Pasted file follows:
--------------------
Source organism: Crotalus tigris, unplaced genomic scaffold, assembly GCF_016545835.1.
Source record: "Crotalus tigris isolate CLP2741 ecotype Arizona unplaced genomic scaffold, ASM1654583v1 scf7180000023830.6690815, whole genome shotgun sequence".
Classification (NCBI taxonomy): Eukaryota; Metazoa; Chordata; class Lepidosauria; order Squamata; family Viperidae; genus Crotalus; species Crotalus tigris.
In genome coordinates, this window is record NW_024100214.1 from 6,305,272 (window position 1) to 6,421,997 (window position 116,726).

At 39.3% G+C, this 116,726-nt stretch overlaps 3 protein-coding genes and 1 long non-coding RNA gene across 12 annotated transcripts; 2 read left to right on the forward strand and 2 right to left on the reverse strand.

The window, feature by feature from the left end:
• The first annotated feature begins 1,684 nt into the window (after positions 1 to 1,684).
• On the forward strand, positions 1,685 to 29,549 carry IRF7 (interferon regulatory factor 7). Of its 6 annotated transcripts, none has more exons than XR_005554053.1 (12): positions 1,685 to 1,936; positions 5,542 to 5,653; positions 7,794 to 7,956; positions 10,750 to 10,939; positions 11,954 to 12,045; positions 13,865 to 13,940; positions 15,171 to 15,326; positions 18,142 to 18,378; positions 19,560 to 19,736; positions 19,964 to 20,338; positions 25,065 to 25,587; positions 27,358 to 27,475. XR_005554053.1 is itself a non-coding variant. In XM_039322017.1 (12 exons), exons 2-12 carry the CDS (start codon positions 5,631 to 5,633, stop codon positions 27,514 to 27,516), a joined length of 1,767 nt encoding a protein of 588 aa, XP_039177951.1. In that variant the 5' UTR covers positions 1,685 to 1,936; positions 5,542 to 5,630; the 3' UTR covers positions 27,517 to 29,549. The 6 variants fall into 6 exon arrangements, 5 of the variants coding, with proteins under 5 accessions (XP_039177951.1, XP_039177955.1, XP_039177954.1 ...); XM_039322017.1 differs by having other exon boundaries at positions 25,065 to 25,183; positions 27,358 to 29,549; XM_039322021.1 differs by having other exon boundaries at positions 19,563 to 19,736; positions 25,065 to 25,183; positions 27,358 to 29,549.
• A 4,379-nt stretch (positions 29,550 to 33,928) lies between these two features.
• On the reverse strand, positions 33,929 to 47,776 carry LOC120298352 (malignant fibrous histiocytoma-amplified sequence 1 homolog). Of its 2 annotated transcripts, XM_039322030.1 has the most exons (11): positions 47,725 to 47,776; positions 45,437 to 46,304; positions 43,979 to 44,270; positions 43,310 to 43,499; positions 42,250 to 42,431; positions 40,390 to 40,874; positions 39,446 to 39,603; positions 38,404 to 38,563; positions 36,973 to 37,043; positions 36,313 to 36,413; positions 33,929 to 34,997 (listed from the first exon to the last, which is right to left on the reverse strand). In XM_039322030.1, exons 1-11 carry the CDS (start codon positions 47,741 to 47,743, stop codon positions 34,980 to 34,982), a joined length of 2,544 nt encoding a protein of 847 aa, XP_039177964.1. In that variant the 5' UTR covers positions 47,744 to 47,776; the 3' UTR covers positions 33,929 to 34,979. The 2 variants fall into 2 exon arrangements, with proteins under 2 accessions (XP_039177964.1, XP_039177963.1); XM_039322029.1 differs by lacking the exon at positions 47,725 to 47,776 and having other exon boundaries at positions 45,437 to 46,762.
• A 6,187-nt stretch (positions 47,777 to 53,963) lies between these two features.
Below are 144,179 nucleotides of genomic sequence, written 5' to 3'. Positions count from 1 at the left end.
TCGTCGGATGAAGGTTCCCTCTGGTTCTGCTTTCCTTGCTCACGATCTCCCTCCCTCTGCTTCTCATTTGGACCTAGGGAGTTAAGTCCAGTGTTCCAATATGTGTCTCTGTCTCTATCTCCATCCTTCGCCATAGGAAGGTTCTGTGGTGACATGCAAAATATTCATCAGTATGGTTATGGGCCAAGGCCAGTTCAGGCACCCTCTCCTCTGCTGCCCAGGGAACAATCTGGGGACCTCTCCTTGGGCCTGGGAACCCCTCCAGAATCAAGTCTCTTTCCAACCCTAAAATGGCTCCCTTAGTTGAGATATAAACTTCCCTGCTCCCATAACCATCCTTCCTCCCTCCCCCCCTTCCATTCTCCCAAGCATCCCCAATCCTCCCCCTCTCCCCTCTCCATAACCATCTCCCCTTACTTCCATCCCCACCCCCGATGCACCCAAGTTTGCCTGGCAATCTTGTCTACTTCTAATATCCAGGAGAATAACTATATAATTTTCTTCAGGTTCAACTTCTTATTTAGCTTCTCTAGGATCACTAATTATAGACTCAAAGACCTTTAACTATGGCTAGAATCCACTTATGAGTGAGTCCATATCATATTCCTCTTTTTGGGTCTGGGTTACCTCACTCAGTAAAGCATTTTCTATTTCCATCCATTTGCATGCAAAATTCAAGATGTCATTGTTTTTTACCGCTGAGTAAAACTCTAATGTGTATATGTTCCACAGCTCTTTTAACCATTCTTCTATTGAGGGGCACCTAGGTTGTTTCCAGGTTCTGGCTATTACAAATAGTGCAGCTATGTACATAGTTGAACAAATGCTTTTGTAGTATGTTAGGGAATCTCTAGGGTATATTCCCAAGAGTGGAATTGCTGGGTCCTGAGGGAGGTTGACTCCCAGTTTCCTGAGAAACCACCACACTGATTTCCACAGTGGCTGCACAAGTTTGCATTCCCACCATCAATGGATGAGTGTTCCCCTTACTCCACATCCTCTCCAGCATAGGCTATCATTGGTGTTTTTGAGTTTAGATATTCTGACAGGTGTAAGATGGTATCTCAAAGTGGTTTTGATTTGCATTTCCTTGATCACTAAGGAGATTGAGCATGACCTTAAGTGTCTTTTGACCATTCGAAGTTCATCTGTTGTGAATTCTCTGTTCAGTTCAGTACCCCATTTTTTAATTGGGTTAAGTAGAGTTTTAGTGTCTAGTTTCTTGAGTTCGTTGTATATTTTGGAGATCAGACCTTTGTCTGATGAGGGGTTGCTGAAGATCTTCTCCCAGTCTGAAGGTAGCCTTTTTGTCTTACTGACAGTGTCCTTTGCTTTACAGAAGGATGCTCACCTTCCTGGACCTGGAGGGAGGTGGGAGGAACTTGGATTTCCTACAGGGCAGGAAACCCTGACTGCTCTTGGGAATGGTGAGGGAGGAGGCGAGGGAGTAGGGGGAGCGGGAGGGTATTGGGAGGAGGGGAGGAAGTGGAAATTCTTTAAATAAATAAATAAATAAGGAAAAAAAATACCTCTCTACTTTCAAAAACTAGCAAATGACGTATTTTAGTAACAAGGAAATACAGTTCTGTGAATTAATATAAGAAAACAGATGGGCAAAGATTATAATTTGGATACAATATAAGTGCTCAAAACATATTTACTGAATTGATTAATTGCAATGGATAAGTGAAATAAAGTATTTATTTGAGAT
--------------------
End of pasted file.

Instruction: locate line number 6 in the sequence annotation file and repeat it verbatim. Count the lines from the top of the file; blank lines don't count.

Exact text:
The window, feature by feature from the left end: